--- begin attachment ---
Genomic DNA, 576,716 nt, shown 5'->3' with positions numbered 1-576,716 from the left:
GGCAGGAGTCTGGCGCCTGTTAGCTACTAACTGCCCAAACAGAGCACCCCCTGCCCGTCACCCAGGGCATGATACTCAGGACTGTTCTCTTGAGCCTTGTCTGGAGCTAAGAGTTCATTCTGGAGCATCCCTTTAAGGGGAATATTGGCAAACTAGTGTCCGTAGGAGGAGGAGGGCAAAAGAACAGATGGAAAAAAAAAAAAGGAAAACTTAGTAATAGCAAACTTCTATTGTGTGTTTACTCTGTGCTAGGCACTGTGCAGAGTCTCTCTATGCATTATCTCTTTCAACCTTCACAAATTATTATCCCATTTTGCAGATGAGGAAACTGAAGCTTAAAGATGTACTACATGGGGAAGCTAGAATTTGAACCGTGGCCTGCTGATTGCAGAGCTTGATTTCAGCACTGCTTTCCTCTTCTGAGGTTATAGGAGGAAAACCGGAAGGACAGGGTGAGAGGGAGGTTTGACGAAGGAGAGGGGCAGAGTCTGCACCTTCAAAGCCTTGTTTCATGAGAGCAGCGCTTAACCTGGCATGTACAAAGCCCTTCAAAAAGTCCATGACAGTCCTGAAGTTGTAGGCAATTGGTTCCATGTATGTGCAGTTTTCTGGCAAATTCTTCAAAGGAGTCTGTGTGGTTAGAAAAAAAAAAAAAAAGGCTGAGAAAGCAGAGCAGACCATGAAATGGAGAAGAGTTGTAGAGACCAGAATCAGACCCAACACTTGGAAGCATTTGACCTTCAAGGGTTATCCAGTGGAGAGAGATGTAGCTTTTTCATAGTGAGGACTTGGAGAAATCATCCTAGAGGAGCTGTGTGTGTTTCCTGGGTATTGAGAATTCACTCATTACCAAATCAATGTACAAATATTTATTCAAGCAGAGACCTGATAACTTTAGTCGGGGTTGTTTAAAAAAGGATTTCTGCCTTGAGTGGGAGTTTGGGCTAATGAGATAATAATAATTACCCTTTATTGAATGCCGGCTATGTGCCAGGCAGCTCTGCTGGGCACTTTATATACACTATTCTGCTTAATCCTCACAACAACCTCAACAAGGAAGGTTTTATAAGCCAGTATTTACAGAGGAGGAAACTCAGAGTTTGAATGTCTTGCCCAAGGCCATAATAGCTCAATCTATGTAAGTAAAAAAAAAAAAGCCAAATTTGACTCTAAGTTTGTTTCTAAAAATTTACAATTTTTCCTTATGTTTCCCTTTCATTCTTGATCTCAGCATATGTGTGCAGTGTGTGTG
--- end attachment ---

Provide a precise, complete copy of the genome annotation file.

Genomic DNA, 576,716 nt, shown 5'->3' with positions numbered 1-576,716 from the left:
GGCAGGAGTCTGGCGCCTGTTAGCTACTAACTGCCCAAACAGAGCACCCCCTGCCCGTCACCCAGGGCATGATACTCAGGACTGTTCTCTTGAGCCTTGTCTGGAGCTAAGAGTTCATTCTGGAGCATCCCTTTAAGGGGAATATTGGCAAACTAGTGTCCGTAGGAGGAGGAGGGCAAAAGAACAGATGGAAAAAAAAAAAAGGAAAACTTAGTAATAGCAAACTTCTATTGTGTGTTTACTCTGTGCTAGGCACTGTGCAGAGTCTCTCTATGCATTATCTCTTTCAACCTTCACAAATTATTATCCCATTTTGCAGATGAGGAAACTGAAGCTTAAAGATGTACTACATGGGGAAGCTAGAATTTGAACCGTGGCCTGCTGATTGCAGAGCTTGATTTCAGCACTGCTTTCCTCTTCTGAGGTTATAGGAGGAAAACCGGAAGGACAGGGTGAGAGGGAGGTTTGACGAAGGAGAGGGGCAGAGTCTGCACCTTCAAAGCCTTGTTTCATGAGAGCAGCGCTTAACCTGGCATGTACAAAGCCCTTCAAAAAGTCCATGACAGTCCTGAAGTTGTAGGCAATTGGTTCCATGTATGTGCAGTTTTCTGGCAAATTCTTCAAAGGAGTCTGTGTGGTTAGAAAAAAAAAAAAAAAGGCTGAGAAAGCAGAGCAGACCATGAAATGGAGAAGAGTTGTAGAGACCAGAATCAGACCCAACACTTGGAAGCATTTGACCTTCAAGGGTTATCCAGTGGAGAGAGATGTAGCTTTTTCATAGTGAGGACTTGGAGAAATCATCCTAGAGGAGCTGTGTGTGTTTCCTGGGTATTGAGAATTCACTCATTACCAAATCAATGTACAAATATTTATTCAAGCAGAGACCTGATAACTTTAGTCGGGGTTGTTTAAAAAAGGATTTCTGCCTTGAGTGGGAGTTTGGGCTAATGAGATAATAATAATTACCCTTTATTGAATGCCGGCTATGTGCCAGGCAGCTCTGCTGGGCACTTTATATACACTATTCTGCTTAATCCTCACAACAACCTCAACAAGGAAGGTTTTATAAGCCAGTATTTACAGAGGAGGAAACTCAGAGTTTGAATGTCTTGCCCAAGGCCATAATAGCTCAATCTATGTAAGTAAAAAAAAAAAAGCCAAATTTGACTCTAAGTTTGTTTCTAAAAATTTACAATTTTTCCTTATGTTTCCCTTTCATTCTTGATCTCAGCATATGTGTGCAGTGTGTGTG